Record levels of immigration, both legal and illegal, are at a 100-year high and are still increasing, according to the latest analysis of U.S. Census Bureau data.
Under current projections, the migrant population of America currently stands at 13.5 percent—and will reach 15 percent by 2023.
At a panel event discussing the impact of immigration on America’s public schools, Steven Camarota, the director of research for the Center for Immigration Studies, predicted that “the share will hit 15 percent in just six years and that will surpass the all-time high in the United States reached in 1890.”
“In a very real sense, America is headed into unchartered territory on immigration, the share who are immigrants who are foreign born will be at a level we have never seen,” he said.
The figures come at a time when the Trump administration is cracking down on illegal immigration. In January, President Trump called on U.S. Immigration and Customs Enforcement (ICE) to enforce immigration law, directing them to hire thousands of new agents to apprehend illegal aliens, and if necessary, send them back to their country of origin. Illegal border crossings consequently fell by 40 percent in the months of January and February.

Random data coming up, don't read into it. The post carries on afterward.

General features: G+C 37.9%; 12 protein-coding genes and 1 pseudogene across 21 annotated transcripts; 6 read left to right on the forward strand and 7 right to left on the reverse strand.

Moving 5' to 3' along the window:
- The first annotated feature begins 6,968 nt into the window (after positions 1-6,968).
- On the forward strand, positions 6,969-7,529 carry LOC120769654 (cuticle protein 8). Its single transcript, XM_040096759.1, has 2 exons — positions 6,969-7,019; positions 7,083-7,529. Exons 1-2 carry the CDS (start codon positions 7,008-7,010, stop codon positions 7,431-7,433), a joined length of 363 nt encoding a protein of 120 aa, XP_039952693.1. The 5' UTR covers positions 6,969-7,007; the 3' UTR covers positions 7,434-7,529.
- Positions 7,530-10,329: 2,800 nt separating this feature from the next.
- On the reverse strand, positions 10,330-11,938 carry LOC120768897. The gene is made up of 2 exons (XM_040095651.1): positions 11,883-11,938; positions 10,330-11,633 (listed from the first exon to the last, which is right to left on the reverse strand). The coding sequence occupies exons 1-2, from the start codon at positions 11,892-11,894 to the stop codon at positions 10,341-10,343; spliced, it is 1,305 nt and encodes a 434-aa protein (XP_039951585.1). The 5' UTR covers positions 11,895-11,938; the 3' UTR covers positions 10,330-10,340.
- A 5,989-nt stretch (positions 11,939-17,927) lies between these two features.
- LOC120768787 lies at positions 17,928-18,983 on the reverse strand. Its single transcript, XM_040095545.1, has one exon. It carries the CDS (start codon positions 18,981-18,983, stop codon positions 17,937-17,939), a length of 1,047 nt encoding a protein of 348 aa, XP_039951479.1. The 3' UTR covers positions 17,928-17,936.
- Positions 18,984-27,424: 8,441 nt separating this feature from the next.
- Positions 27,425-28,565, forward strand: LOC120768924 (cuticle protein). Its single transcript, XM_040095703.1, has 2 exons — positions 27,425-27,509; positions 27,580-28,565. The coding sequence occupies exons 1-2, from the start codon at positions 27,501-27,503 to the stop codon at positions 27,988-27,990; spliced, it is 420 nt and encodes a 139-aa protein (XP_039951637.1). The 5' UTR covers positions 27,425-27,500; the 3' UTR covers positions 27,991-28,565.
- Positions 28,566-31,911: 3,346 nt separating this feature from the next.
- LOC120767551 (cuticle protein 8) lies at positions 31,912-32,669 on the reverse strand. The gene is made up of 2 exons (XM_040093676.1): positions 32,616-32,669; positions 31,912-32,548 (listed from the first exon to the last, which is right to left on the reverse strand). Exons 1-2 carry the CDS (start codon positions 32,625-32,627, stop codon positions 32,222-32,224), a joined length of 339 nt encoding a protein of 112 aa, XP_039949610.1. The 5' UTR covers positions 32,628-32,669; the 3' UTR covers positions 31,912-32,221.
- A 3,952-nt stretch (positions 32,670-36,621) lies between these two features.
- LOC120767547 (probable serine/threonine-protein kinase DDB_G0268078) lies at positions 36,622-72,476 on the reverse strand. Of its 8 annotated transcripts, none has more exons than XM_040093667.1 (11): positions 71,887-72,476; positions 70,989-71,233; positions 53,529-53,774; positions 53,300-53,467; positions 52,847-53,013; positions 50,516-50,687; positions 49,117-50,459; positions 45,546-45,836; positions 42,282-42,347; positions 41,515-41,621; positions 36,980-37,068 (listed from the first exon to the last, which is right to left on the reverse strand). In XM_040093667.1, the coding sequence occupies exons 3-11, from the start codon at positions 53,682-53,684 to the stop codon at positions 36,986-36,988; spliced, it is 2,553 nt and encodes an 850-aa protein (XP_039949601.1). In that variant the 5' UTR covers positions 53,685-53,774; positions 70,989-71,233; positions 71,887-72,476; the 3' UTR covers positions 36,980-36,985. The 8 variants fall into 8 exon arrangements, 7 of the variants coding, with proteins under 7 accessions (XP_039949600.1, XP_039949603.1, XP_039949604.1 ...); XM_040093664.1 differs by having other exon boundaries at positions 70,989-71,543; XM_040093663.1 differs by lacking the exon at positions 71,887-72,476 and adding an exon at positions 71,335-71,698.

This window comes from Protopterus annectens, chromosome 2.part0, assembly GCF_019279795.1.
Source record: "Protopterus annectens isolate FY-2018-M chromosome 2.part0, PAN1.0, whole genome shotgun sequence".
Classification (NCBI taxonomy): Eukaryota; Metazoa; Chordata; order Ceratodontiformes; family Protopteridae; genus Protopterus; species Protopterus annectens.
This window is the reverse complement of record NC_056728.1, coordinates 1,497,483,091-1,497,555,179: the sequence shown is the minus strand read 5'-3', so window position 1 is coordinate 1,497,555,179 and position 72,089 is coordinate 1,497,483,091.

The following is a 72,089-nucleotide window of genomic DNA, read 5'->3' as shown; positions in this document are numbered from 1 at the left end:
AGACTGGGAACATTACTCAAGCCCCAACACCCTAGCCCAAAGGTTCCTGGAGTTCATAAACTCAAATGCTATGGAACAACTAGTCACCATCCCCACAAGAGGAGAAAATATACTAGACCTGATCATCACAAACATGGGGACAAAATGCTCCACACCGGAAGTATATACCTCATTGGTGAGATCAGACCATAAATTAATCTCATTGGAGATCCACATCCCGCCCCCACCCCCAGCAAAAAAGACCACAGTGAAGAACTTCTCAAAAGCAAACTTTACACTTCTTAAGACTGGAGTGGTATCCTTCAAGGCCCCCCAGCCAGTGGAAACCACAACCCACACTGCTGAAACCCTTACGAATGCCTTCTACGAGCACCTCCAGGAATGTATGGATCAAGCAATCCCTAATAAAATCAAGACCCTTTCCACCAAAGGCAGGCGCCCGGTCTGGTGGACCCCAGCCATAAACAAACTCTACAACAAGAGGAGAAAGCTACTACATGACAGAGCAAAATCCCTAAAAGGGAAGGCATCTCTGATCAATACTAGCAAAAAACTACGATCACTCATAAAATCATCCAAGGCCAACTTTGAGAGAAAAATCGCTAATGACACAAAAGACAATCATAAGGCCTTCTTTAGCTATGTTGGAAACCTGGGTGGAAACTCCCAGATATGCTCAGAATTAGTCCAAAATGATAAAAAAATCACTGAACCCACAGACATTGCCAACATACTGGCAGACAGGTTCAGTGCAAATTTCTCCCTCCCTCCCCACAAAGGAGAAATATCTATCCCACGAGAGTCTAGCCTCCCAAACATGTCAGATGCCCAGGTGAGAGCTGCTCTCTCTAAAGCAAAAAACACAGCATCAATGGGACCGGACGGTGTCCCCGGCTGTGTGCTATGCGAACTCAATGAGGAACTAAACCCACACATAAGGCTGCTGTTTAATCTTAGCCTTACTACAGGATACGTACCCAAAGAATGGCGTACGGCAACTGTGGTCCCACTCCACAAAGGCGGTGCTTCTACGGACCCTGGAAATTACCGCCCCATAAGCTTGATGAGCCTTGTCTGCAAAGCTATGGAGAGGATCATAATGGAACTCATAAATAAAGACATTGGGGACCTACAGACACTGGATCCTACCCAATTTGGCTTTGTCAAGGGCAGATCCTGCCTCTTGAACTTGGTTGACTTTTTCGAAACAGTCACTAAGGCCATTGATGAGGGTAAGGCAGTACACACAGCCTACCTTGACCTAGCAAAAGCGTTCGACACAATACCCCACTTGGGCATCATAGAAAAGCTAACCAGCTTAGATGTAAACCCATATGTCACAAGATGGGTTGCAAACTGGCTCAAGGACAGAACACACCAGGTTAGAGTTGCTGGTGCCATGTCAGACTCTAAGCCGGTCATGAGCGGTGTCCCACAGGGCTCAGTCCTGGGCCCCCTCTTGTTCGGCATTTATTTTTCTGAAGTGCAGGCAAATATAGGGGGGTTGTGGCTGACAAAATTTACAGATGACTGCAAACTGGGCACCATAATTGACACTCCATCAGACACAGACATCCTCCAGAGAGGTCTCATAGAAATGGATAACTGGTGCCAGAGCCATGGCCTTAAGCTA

Nevertheless, the Trump administration has not yet taken action to reduce the huge flow of legal migration. However, in his February speech to Congress, Trump called for “merit-based,” pro-American immigration reform, which would reduce annual inflows of low-skilled, welfare-dependent migrants, while seeking to increase the inflow of productivity-boosting, white-collar workers.
A report released in 2016 found that unless radical reform is implemented, the U.S foreign-born population could reach 80 million by 2060, making America almost unrecognizable, while wreaking havoc on the nation’s infrastructure and benefitting corporations. Meanwhile, ordinary Americans would likely see a drop in their living standards.
Forecasts for 2017 also predict that one immigrant will be accepted into America every 33 seconds—roughly one additional foreigner for every four American births.
The importing of millions of new immigrants has been a policy generally favored by the Democratic Party, who benefit electorally by shifting demographic trends.